Exactly. As for whether useful algorithms could be made generic over a protocol, consider that it need not be useful in isolation. Even marker protocols can provide valuable information for an interface: I doubt many people use Sendable alone as a constraint, and it obviously doesn’t add any functionality. Sure, it’ll be required by the compiler in the future, but simply being able to explicitly require that guarantee now is invaluable.

I can’t really conceive of a good description for a protocol called Numeric, though: storing “numeric values” is a recursive definition. That’s probably for the best, as it’s easier to deprecate it in a future language mode than it is to change meaning and keep the name.

A protocol for having a binary representation (maybe just a typealiased specialization of RawRepresentable), combined with a protocol for representing an IEEE 754 floating point, would be much easier to work with. Arithmetic support could be implemented in distinct (not floating-point specific) protocols, then protocol composition and a typealias (or an actual protocol with inheritance if there are additional requirements specific to them) could be used to describe the arithmetic formats.

Well, I don’t agree; and in any case, disagreement is immaterial as the ship has sailed.

Salient to this pitch is how we distinguish types that aren’t Numeric but store numeric values from those that are—redesigning the hierarchy of numeric protocols in ways already rejected in the past isn’t one of the options.

"FloatingPoint" the protocol is shorthand for "IEEE 754 arithmetic format", which requires:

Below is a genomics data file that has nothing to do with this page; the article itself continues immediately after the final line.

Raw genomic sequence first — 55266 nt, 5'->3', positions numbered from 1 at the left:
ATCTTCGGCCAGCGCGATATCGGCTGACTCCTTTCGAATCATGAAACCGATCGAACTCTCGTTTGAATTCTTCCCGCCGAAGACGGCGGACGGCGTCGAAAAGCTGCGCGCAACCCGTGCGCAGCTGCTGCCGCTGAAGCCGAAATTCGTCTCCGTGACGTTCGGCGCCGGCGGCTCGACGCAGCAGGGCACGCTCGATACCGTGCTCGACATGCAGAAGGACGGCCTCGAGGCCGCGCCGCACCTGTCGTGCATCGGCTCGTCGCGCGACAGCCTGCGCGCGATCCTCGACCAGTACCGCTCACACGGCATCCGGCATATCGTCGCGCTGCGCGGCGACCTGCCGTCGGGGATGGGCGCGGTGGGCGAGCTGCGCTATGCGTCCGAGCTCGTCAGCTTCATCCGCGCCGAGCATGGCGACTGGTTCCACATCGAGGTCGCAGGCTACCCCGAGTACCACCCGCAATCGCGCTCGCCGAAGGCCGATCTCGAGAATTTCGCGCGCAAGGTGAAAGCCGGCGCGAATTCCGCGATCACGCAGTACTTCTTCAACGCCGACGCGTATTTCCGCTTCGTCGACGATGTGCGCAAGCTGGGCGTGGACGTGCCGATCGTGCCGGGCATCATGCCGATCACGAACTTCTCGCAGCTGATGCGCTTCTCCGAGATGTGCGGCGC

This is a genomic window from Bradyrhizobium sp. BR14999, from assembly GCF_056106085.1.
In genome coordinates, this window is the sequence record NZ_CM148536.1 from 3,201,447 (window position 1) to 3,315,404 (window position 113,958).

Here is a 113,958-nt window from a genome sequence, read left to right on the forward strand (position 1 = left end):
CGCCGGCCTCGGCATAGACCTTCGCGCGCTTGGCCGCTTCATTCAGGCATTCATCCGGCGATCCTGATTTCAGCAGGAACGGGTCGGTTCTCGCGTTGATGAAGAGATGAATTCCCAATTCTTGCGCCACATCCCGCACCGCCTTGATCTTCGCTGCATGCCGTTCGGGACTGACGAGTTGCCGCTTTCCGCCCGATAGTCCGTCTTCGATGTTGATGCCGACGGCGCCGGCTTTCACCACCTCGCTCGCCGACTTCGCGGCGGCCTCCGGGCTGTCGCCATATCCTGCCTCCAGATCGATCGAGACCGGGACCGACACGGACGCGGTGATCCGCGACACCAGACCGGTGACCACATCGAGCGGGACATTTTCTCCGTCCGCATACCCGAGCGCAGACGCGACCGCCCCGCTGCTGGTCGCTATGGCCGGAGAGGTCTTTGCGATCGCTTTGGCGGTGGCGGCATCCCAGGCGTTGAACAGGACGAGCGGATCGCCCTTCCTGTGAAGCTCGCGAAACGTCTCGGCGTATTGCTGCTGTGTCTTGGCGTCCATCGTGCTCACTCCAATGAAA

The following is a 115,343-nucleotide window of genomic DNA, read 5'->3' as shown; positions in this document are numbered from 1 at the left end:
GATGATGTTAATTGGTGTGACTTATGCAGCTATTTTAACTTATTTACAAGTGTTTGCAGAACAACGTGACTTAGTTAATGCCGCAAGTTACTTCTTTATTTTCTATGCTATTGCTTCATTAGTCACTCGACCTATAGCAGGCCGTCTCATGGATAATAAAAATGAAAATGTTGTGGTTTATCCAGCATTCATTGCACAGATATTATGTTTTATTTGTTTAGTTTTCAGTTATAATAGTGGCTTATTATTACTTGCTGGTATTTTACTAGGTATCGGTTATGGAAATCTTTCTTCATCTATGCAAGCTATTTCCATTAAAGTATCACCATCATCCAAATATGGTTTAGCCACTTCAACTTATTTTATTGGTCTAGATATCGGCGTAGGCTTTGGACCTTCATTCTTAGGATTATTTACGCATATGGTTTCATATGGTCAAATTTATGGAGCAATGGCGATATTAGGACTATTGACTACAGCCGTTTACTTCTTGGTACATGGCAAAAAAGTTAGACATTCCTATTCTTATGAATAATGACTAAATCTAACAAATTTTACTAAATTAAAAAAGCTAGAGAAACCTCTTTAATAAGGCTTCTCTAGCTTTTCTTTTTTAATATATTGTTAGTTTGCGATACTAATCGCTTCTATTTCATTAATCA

• Arithmetic operations (add, subtract, multiply, divide, square root, fused multiply–add)
  • Conversions (between formats, to and from strings, etc.)
  • Scaling and (for decimal) quantizing.
  • Copying and manipulating the sign (abs, negate, etc.)
  • Comparisons and total ordering
  • Classification and testing for NaNs, etc.
  • ...

(All the required clause 5 operations).

For that matter, "numeric" in that sentence references the Numeric protocol, which also requires a number of arithmetic operations. If/when we added a protocol for non-arithmetic formats, we would make that explicit (FloatingPointStorageFormat or whatever), as that's by far the less useful thing to have a name for.


Numeric as it exists in the standard library binds roughly to the notion of a ring. It's not intended to be a precise mathematical abstraction; there are some compromises to how "normal people" needed to work with the protocols. If we were going to redo it, we might tweak some things, but such a change would be massively source and binary breaking, so here we are, let's move on.

(Note that the far, far bigger issues with the numeric protocol hierarchy are (a) the existence of magnitude on Numeric (b) Stridable's stride type conforming to Numeric and (c) the way signed- and unsignedness work in the integer protocols. The relatively minor quibbles with floating-point don't even register, and we definitely will not break source or binary compatibility for them.)


In that case the documentation simply needs to be updated to specify that.


Could we introduce a new protocol for requirements shared by both arithmetic and interchange formats, move said requirements from FloatingPoint into this protocol, then make FloatingPoint inherit them?

Not with the existing compiler (this is currently an ABI-breaking change).